U.S. President Barack Obama's point man in the Middle East is making rare progress on his latest peace mission.
U.S. envoy George Mitchell has won Israeli and Palestinian approval for indirect peace talks, breaking a stalemate of more than a year. Mitchell met in Jerusalem with Israeli Prime Minister Benjamin Netanyahu, who gave a green light for the talks which will last for a period of four months.
Government spokesman Mark Regev says Israel prefers direct talks, but indirect, or "proximity" talks, are a step forward. "It is good for the process. Obviously, proximity talks are not direct talks, it is less good, but we see it as a corridor to moving forward and we are hopeful that this process will gain momentum," he said.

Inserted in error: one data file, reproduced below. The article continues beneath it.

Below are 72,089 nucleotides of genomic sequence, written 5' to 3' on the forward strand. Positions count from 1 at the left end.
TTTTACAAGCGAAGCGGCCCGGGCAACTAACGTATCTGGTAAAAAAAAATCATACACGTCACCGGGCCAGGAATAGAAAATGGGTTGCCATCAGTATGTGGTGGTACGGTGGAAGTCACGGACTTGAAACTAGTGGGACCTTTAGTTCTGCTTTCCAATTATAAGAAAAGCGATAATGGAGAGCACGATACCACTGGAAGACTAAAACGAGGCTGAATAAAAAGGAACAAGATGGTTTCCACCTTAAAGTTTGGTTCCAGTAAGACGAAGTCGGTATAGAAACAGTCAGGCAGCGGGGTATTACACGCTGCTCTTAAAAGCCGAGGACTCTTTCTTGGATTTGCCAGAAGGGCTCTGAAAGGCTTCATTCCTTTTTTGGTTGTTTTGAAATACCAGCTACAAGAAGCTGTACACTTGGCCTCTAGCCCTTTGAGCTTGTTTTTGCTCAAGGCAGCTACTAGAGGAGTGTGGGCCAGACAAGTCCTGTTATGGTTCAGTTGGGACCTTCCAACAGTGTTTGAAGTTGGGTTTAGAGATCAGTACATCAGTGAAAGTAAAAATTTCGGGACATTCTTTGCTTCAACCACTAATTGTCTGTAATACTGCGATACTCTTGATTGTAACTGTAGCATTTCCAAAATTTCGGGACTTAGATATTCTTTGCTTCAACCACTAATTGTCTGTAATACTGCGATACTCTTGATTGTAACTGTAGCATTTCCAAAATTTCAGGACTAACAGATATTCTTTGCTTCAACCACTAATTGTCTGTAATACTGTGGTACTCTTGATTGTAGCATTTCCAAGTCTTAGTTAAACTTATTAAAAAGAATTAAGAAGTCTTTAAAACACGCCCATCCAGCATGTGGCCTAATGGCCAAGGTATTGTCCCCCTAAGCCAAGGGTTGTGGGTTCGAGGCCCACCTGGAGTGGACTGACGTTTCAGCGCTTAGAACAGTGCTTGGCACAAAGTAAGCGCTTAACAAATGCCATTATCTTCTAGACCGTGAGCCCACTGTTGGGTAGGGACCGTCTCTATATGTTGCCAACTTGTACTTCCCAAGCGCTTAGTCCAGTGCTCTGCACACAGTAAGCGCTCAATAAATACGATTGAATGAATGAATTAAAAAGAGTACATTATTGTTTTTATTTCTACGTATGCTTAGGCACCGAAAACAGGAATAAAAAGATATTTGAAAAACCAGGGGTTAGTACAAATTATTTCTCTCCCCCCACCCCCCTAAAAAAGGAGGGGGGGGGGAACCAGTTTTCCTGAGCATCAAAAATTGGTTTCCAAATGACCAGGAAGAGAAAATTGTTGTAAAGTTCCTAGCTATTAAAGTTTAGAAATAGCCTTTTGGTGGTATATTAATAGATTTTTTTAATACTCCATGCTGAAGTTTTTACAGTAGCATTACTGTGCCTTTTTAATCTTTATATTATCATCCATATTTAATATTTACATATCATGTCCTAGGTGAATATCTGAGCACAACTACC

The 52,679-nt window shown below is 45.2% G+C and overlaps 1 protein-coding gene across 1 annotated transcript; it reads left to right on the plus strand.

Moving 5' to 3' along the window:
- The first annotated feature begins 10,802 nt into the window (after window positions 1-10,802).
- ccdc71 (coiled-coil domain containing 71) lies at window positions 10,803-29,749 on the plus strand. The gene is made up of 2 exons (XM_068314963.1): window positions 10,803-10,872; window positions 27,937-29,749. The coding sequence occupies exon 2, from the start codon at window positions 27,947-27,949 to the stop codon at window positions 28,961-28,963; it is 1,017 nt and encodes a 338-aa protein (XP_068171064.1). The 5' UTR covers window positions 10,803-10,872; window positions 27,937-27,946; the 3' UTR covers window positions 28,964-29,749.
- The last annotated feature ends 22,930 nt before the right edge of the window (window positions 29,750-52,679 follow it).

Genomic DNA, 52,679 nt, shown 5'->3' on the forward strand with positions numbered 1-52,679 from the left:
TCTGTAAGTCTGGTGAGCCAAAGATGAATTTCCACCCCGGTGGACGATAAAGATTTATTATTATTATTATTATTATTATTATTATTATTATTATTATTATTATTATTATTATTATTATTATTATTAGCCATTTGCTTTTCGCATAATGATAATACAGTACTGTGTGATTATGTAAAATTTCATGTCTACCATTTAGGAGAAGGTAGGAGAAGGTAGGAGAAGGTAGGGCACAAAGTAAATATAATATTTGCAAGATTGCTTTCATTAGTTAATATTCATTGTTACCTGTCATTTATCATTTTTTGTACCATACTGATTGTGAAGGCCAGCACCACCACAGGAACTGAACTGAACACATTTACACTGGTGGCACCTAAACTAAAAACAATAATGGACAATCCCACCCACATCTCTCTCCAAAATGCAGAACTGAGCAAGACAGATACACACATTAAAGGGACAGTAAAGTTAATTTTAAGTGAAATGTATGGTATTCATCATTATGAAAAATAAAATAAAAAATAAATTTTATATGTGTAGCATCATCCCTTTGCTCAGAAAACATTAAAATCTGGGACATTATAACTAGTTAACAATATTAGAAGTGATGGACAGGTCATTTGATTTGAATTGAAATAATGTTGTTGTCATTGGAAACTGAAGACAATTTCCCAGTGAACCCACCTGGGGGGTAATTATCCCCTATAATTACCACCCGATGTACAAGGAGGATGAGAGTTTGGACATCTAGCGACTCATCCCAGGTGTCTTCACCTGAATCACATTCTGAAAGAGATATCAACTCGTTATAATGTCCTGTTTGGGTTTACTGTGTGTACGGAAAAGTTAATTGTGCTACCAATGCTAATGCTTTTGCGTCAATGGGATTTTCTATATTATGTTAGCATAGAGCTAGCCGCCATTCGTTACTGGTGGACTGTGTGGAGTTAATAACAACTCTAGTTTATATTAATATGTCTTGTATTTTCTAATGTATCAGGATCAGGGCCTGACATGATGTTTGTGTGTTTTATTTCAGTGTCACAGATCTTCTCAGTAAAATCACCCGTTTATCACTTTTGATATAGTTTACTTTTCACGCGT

The Palestinians had made a complete freeze on Jewish settlement construction a precondition for resuming negotiations, and when Israel refused, the peace process deadlocked. But the United States' proposal of indirect talks provided a way out of the impasse.
In the West Bank, the Palestinian Authority also endorsed the new talks. Palestinian official Yasser Abed Rabbo said the negotiations will focus on security issues and the future borders of a Palestinian state.
Mitchell will discuss the issue Monday with Palestinian President Mahmoud Abbas in the West Bank town of Ramallah. U.S. Vice President Joe Biden is also due in the region Monday to build support for the peace talks and to discuss another festering problem-Iran's nuclear program.